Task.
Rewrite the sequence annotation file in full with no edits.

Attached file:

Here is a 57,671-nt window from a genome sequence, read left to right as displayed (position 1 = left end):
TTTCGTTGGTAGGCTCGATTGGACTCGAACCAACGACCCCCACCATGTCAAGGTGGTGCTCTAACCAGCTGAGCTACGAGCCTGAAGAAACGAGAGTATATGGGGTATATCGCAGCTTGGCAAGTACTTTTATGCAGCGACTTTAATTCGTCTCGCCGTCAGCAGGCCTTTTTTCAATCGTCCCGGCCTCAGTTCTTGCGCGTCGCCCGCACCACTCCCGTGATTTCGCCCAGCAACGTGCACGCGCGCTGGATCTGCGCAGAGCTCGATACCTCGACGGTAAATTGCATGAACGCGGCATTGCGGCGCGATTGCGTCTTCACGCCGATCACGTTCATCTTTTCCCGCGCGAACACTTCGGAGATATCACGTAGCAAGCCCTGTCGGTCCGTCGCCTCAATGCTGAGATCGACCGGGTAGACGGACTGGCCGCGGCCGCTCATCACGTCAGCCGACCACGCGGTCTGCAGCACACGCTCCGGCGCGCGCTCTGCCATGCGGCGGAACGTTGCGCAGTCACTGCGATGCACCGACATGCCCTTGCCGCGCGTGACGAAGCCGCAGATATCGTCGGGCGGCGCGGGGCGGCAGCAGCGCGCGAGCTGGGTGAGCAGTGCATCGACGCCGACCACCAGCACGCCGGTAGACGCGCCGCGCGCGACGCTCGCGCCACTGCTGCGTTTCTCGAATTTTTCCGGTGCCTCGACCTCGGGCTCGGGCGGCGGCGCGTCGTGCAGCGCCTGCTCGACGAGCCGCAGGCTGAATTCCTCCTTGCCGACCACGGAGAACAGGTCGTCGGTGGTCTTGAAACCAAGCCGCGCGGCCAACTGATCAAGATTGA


Here is a 57,671-nt window from a genome sequence, read left to right as displayed (position 1 = left end):
TTTCGTTGGTAGGCTCGATTGGACTCGAACCAACGACCCCCACCATGTCAAGGTGGTGCTCTAACCAGCTGAGCTACGAGCCTGAAGAAACGAGAGTATATGGGGTATATCGCAGCTTGGCAAGTACTTTTATGCAGCGACTTTAATTCGTCTCGCCGTCAGCAGGCCTTTTTTCAATCGTCCCGGCCTCAGTTCTTGCGCGTCGCCCGCACCACTCCCGTGATTTCGCCCAGCAACGTGCACGCGCGCTGGATCTGCGCAGAGCTCGATACCTCGACGGTAAATTGCATGAACGCGGCATTGCGGCGCGATTGCGTCTTCACGCCGATCACGTTCATCTTTTCCCGCGCGAACACTTCGGAGATATCACGTAGCAAGCCCTGTCGGTCCGTCGCCTCAATGCTGAGATCGACCGGGTAGACGGACTGGCCGCGGCCGCTCATCACGTCAGCCGACCACGCGGTCTGCAGCACACGCTCCGGCGCGCGCTCTGCCATGCGGCGGAACGTTGCGCAGTCACTGCGATGCACCGACATGCCCTTGCCGCGCGTGACGAAGCCGCAGATATCGTCGGGCGGCGCGGGGCGGCAGCAGCGCGCGAGCTGGGTGAGCAGTGCATCGACGCCGACCACCAGCACGCCGGTAGACGCGCCGCGCGCGACGCTCGCGCCACTGCTGCGTTTCTCGAATTTTTCCGGTGCCTCGACCTCGGGCTCGGGCGGCGGCGCGTCGTGCAGCGCCTGCTCGACGAGCCGCAGGCTGAATTCCTCCTTGCCGACCACGGAGAACAGGTCGTCGGTGGTCTTGAAACCAAGCCGCGCGGCCAACTGATCAAGATTGA